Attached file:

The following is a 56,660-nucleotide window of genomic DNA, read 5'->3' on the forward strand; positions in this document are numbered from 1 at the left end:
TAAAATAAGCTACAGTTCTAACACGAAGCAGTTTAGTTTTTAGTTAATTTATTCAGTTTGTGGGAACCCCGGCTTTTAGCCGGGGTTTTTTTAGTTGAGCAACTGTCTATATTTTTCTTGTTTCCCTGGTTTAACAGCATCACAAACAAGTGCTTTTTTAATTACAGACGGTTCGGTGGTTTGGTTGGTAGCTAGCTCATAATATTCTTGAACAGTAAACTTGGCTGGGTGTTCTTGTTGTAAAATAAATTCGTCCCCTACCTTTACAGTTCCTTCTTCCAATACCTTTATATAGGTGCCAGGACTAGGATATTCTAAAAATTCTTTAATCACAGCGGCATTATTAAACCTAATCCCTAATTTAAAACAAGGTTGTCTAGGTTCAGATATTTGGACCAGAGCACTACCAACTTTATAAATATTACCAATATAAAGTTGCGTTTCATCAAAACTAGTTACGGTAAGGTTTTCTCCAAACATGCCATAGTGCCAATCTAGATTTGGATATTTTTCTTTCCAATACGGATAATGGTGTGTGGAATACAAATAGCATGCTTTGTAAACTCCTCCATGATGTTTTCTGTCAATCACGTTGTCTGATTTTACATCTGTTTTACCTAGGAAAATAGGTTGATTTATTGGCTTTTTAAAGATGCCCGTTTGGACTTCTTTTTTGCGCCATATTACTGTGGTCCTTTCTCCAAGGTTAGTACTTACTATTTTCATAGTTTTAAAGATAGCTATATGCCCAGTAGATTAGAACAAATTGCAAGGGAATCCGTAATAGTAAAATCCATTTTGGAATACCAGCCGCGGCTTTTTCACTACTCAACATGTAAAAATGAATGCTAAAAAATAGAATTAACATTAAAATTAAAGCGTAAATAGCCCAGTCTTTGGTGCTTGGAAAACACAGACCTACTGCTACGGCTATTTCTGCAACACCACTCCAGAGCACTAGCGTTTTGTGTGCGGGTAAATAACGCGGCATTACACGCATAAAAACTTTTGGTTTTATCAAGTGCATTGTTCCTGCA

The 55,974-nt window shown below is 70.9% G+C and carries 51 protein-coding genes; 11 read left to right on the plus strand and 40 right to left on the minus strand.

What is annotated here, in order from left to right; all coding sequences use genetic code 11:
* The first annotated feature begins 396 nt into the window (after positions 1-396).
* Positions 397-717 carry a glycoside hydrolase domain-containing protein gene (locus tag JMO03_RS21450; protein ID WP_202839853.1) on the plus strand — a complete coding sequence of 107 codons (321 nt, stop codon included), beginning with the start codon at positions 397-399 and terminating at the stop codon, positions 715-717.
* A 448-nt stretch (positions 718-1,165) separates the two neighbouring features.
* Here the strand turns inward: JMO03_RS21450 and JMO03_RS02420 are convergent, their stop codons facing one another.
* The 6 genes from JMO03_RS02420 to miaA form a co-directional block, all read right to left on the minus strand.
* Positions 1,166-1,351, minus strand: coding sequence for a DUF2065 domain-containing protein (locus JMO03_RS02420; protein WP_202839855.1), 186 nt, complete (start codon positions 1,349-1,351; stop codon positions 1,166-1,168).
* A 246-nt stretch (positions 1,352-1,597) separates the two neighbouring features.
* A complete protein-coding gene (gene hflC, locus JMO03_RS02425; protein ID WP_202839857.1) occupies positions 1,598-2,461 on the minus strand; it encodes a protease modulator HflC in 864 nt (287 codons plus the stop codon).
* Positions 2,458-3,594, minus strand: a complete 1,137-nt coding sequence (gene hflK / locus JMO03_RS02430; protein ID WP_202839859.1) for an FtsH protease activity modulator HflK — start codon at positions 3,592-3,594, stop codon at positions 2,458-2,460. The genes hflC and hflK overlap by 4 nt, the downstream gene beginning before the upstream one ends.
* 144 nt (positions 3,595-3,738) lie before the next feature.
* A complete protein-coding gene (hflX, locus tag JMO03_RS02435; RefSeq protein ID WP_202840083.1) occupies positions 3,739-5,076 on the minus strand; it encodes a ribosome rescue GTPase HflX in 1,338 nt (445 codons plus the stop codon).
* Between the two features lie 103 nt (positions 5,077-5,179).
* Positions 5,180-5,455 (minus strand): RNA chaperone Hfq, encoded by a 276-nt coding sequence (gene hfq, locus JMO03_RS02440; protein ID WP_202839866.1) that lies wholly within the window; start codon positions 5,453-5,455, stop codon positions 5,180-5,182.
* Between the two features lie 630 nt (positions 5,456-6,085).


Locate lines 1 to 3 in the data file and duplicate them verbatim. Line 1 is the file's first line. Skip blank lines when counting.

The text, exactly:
The following is a 56,660-nucleotide window of genomic DNA, read 5'->3' on the forward strand; positions in this document are numbered from 1 at the left end:
TAAAATAAGCTACAGTTCTAACACGAAGCAGTTTAGTTTTTAGTTAATTTATTCAGTTTGTGGGAACCCCGGCTTTTAGCCGGGGTTTTTTTAGTTGAGCAACTGTCTATATTTTTCTTGTTTCCCTGGTTTAACAGCATCACAAACAAGTGCTTTTTTAATTACAGACGGTTCGGTGGTTTGGTTGGTAGCTAGCTCATAATATTCTTGAACAGTAAACTTGGCTGGGTGTTCTTGTTGTAAAATAAATTCGTCCCCTACCTTTACAGTTCCTTCTTCCAATACCTTTATATAGGTGCCAGGACTAGGATATTCTAAAAATTCTTTAATCACAGCGGCATTATTAAACCTAATCCCTAATTTAAAACAAGGTTGTCTAGGTTCAGATATTTGGACCAGAGCACTACCAACTTTATAAATATTACCAATATAAAGTTGCGTTTCATCAAAACTAGTTACGGTAAGGTTTTCTCCAAACATGCCATAGTGCCAATCTAGATTTGGATATTTTTCTTTCCAATACGGATAATGGTGTGTGGAATACAAATAGCATGCTTTGTAAACTCCTCCATGATGTTTTCTGTCAATCACGTTGTCTGATTTTACATCTGTTTTACCTAGGAAAATAGGTTGATTTATTGGCTTTTTAAAGATGCCCGTTTGGACTTCTTTTTTGCGCCATATTACTGTGGTCCTTTCTCCAAGGTTAGTACTTACTATTTTCATAGTTTTAAAGATAGCTATATGCCCAGTAGATTAGAACAAATTGCAAGGGAATCCGTAATAGTAAAATCCATTTTGGAATACCAGCCGCGGCTTTTTCACTACTCAACATGTAAAAATGAATGCTAAAAAATAGAATTAACATTAAAATTAAAGCGTAAATAGCCCAGTCTTTGGTGCTTGGAAAACACAGACCTACTGCTACGGCTATTTCTGCAACACCACTCCAGAGCACTAGCGTTTTGTGTGCGGGTAAATAACGCGGCATTACACGCATAAAAACTTTTGGTTTTATCAAGTGCATTGTTCCTGCA

The 55,974-nt window shown below is 70.9% G+C and carries 51 protein-coding genes; 11 read left to right on the plus strand and 40 right to left on the minus strand.